Becoming a Lion: Martyn Williams

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Becoming a Lion: Martyn Williams

Martyn Williams was lucky enough to be selected three times to tour with The British & Irish Lions – but admits that special feeling when hearing his name read out never dimmed.

The Welsh flanker was first picked in 2001 for the Tour to Australia, before also facing New Zealand in 2005 and finally South Africa in 2009.

Williams won four Test caps in the famous red jersey, while he also became a Wales legend – playing a major part in two Six Nations Grand Slam campaigns.

For those lucky enough to be in contention for a Lions call-up, the wait to discover your fate can often be a tense and anxious one, as Williams knows all too well.

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“In 2005, we were sat listening to the radio – it sounds like something from the 1940s. It was a nightmare for me, because they do it alphabetically so I was always last,” he said.

“It is one of those where everybody asks you how you find out, but actually we found out at the same time as everyone else in 2001, 2005 and 2009.

“In 2001, I was training with Cardiff Blues and Dan Baugh, who played for us, ran out of the physio room because he had been listening to it on the radio, to tell us.

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“There was me, Dai Young and Rob Howley. I was a left-field call, I was not expecting it in 2001. I remember going back in the night and the news filtered through.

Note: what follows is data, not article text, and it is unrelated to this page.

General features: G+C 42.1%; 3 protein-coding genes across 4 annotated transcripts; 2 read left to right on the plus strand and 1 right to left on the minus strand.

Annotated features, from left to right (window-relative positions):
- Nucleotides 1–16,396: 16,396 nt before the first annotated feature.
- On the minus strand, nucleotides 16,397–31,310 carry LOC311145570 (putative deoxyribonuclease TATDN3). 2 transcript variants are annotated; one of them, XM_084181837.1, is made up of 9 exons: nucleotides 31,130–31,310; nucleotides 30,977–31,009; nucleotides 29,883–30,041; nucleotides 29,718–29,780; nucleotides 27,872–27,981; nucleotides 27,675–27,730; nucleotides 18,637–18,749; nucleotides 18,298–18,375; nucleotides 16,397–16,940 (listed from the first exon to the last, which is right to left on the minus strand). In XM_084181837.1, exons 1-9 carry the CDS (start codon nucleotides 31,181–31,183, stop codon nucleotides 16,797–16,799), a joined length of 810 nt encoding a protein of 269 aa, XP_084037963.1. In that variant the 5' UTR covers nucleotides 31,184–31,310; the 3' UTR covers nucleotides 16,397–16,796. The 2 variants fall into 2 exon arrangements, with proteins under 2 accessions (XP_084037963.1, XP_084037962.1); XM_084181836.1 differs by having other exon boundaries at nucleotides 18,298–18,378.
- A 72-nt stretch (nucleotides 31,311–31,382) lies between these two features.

“My house was full of family and friends and we had a massive party. I was hoping in 2001, not expecting. Whereas in 2005, it was more expected.

“They are all very special but the first one was surreal. It takes ages to sink in.

“And then in 2009, I was watching on TV. It is a long, long wait. The only player who knows beforehand is the captain. It is very unique.”

Few players have toured three times with the Lions, making Williams’ longevity all the more remarkable.

His third Tour, to South Africa in 2009, was an incredible story after he retired from Test match rugby in 2007, following the World Cup.

He was back shortly after, helping Wales to the 2008 Guinness Six Nations Grand Slam, with his form so impressive he was impossible to leave at home.

“To go on three Tours was a massive thing for me personally. Not many people have done that, and I retired from international rugby in 2007 so I never thought I would go again,” he said.

“Myself and Brian O’Driscoll did three together. Unfortunately, we did not win any but South Africa was a nice one to finish on.

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“You never expect to go on a Lions Tour. In 2001, I would not have been devastated but in 2005 and 2009, I would have been distraught.

“It is a different sort of weight. There is always a doubt in your mind, regardless of how well you played in the RBS 6 Nations.

“I think in 2005 and 2009, it was a massive relief.”

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